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Trending Mining for Predictive Product Design

[+] Author Affiliations
Conrad S. Tucker, Harrison M. Kim

University of Illinois at Urbana-Champaign, Urbana, IL

Paper No. DETC2010-28364, pp. 1007-1021; 15 pages
doi:10.1115/DETC2010-28364
From:
  • ASME 2010 International Design Engineering Technical Conferences and Computers and Information in Engineering Conference
  • Volume 1: 36th Design Automation Conference, Parts A and B
  • Montreal, Quebec, Canada, August 15–18, 2010
  • Conference Sponsors: Design Engineering Division and Computers in Engineering Division
  • ISBN: 978-0-7918-4409-0 | eISBN: 978-0-7918-3881-5
  • Copyright © 2010 by ASME

abstract

The Preference Trend Mining (PTM) algorithm that we propose in this work aims to address some fundamental challenges of current demand modeling techniques being employed in the product design community. The first contribution is a multistage predictive modeling approach that captures changes in consumer preferences (as they relate to product design) over time, hereby enabling design engineers to anticipate next generation product features before they become mainstream/unimportant. Because consumer preferences may exhibit monotonically increasing or decreasing, seasonal or unobservable trends, we proposed employing a statistical trend detection technique to help detect time series attribute patterns. A time series exponential smoothing technique is then used to forecast future attribute trend patterns and generate a demand model that reflects emerging product preferences over time. The second contribution of this work is a novel classification scheme for attributes that have low predictive power and hence may be omitted from a predictive model. We propose classifying such attributes as either obsolete, nonstandard or standard, with the appropriate classification given based on the time series entropy values that an attribute exhibits. By modeling attribute irrelevance, design engineers can determine when to retire certain product features (deemed obsolete) or incorporate others into the actual product architecture (standard) while developing modules for those attributes exhibiting inconsistent patterns throughout time (nonstandard). A cell phone example containing 12 time stamped data sets (January 2009-December 2009) is used to validate the proposed Preference Trend Mining model and compare it to traditional demand modeling techniques for predictive accuracy and ease of model generation.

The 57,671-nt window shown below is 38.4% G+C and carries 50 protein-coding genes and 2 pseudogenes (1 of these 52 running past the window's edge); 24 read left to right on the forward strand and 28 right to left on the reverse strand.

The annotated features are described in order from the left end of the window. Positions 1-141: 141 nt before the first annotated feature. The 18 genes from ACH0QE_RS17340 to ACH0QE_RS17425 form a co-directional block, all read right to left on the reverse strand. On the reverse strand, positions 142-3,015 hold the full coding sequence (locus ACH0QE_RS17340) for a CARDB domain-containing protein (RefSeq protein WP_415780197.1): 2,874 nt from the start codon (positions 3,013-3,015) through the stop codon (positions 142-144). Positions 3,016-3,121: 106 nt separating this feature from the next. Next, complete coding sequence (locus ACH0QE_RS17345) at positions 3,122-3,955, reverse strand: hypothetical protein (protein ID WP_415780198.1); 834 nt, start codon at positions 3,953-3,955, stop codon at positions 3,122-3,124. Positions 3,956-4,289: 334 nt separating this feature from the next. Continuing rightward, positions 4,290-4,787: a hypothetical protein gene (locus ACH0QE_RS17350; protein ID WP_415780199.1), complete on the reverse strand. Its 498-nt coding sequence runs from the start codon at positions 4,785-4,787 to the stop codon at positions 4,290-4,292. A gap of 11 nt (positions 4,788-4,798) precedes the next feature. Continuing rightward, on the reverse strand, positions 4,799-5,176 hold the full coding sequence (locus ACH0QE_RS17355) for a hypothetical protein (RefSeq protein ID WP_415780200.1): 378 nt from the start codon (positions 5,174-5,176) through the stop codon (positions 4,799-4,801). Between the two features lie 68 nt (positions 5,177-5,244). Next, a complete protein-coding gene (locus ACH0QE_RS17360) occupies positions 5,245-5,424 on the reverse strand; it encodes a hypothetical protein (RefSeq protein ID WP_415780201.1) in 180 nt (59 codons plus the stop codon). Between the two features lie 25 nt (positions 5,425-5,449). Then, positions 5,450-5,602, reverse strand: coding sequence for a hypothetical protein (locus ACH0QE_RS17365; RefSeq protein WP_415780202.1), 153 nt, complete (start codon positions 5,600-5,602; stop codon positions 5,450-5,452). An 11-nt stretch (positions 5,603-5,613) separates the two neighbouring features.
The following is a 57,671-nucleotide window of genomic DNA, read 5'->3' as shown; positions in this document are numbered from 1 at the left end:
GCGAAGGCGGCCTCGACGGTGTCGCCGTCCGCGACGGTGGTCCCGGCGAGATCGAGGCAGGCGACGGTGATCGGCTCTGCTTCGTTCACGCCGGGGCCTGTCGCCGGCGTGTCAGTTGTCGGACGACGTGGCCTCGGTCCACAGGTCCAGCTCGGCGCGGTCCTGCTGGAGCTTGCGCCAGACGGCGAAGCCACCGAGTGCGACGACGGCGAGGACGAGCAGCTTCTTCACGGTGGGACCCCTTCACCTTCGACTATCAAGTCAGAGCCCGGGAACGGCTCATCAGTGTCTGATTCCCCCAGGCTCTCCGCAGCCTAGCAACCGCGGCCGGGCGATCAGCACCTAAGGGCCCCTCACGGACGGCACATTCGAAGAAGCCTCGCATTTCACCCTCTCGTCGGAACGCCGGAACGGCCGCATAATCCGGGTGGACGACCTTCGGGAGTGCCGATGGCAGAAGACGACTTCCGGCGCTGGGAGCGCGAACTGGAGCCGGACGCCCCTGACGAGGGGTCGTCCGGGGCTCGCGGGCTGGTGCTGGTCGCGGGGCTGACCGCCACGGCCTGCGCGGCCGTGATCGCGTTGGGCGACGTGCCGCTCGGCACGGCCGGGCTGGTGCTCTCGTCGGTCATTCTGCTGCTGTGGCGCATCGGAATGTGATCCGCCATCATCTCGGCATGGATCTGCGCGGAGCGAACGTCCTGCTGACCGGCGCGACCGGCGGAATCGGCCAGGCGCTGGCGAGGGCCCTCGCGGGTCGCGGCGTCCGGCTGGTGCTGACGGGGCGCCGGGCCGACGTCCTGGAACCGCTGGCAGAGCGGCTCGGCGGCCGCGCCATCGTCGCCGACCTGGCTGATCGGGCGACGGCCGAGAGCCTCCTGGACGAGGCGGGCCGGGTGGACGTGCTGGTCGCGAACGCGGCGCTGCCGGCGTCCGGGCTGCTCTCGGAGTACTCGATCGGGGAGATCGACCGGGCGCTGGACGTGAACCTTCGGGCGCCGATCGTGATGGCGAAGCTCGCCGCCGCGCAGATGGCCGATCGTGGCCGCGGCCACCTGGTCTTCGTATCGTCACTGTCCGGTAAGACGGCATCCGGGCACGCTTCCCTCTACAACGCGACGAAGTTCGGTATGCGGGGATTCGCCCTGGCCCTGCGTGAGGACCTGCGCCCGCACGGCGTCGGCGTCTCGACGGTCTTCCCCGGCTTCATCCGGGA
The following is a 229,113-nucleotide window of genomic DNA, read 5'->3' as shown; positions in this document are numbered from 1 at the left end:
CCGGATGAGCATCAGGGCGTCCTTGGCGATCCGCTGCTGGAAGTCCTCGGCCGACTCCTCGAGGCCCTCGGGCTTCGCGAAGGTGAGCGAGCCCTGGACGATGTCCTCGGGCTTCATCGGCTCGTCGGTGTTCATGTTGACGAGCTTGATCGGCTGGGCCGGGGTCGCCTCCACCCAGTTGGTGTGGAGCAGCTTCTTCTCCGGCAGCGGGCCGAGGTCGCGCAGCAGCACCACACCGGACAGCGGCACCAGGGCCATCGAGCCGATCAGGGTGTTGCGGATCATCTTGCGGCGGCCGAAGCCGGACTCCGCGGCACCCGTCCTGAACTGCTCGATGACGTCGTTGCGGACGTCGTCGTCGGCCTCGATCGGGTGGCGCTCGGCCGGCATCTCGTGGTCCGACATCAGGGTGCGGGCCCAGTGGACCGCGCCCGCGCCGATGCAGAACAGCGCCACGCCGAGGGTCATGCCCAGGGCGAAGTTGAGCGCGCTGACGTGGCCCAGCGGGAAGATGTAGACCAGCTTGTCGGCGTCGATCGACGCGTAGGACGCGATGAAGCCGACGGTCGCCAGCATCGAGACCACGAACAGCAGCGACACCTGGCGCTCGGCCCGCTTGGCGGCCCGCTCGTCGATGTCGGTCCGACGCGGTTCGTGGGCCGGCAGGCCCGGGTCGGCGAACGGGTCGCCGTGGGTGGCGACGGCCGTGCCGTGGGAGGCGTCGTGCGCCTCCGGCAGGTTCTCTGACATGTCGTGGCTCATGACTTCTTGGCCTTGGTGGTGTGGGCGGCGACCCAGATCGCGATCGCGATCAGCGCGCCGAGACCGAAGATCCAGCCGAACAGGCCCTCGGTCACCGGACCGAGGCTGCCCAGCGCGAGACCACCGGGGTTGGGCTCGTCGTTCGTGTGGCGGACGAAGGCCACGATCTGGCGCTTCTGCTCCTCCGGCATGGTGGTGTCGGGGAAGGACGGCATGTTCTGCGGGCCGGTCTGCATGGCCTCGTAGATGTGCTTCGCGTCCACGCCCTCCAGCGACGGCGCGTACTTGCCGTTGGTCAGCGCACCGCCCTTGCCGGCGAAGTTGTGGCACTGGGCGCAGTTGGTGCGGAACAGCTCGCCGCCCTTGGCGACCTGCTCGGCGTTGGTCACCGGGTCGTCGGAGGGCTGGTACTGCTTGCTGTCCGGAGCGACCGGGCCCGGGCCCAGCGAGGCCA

Copyright © 2010 by ASME

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